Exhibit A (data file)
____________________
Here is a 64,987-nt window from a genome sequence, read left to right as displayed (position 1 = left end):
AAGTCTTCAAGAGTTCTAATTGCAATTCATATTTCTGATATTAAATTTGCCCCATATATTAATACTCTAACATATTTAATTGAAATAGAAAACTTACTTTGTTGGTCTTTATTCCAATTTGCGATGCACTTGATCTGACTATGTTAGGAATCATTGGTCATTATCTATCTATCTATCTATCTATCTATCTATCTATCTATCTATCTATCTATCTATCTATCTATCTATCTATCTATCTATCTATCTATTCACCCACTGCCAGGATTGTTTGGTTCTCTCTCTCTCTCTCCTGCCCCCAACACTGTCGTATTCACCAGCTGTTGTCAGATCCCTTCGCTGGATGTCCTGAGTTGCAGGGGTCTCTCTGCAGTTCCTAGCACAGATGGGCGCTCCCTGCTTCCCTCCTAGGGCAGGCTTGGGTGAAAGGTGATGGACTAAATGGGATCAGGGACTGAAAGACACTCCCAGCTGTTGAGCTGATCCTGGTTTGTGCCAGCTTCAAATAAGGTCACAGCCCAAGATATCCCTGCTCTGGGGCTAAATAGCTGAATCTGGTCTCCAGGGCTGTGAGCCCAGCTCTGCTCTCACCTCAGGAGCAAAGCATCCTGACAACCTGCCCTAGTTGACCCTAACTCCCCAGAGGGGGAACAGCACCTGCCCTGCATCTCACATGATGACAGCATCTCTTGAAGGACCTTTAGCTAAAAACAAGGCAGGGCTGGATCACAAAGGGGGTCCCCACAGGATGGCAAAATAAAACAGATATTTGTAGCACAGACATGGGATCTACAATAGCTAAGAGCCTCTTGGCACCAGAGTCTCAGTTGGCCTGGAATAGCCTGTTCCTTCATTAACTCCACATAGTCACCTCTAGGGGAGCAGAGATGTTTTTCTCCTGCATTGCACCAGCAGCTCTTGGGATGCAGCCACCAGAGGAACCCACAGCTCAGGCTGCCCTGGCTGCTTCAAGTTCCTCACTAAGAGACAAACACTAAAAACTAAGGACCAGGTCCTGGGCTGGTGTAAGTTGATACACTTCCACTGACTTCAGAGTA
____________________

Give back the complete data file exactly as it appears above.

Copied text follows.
Here is a 64,987-nt window from a genome sequence, read left to right as displayed (position 1 = left end):
AAGTCTTCAAGAGTTCTAATTGCAATTCATATTTCTGATATTAAATTTGCCCCATATATTAATACTCTAACATATTTAATTGAAATAGAAAACTTACTTTGTTGGTCTTTATTCCAATTTGCGATGCACTTGATCTGACTATGTTAGGAATCATTGGTCATTATCTATCTATCTATCTATCTATCTATCTATCTATCTATCTATCTATCTATCTATCTATCTATCTATCTATCTATCTATCTATCTATTCACCCACTGCCAGGATTGTTTGGTTCTCTCTCTCTCTCTCCTGCCCCCAACACTGTCGTATTCACCAGCTGTTGTCAGATCCCTTCGCTGGATGTCCTGAGTTGCAGGGGTCTCTCTGCAGTTCCTAGCACAGATGGGCGCTCCCTGCTTCCCTCCTAGGGCAGGCTTGGGTGAAAGGTGATGGACTAAATGGGATCAGGGACTGAAAGACACTCCCAGCTGTTGAGCTGATCCTGGTTTGTGCCAGCTTCAAATAAGGTCACAGCCCAAGATATCCCTGCTCTGGGGCTAAATAGCTGAATCTGGTCTCCAGGGCTGTGAGCCCAGCTCTGCTCTCACCTCAGGAGCAAAGCATCCTGACAACCTGCCCTAGTTGACCCTAACTCCCCAGAGGGGGAACAGCACCTGCCCTGCATCTCACATGATGACAGCATCTCTTGAAGGACCTTTAGCTAAAAACAAGGCAGGGCTGGATCACAAAGGGGGTCCCCACAGGATGGCAAAATAAAACAGATATTTGTAGCACAGACATGGGATCTACAATAGCTAAGAGCCTCTTGGCACCAGAGTCTCAGTTGGCCTGGAATAGCCTGTTCCTTCATTAACTCCACATAGTCACCTCTAGGGGAGCAGAGATGTTTTTCTCCTGCATTGCACCAGCAGCTCTTGGGATGCAGCCACCAGAGGAACCCACAGCTCAGGCTGCCCTGGCTGCTTCAAGTTCCTCACTAAGAGACAAACACTAAAAACTAAGGACCAGGTCCTGGGCTGGTGTAAGTTGATACACTTCCACTGACTTCAGAGTA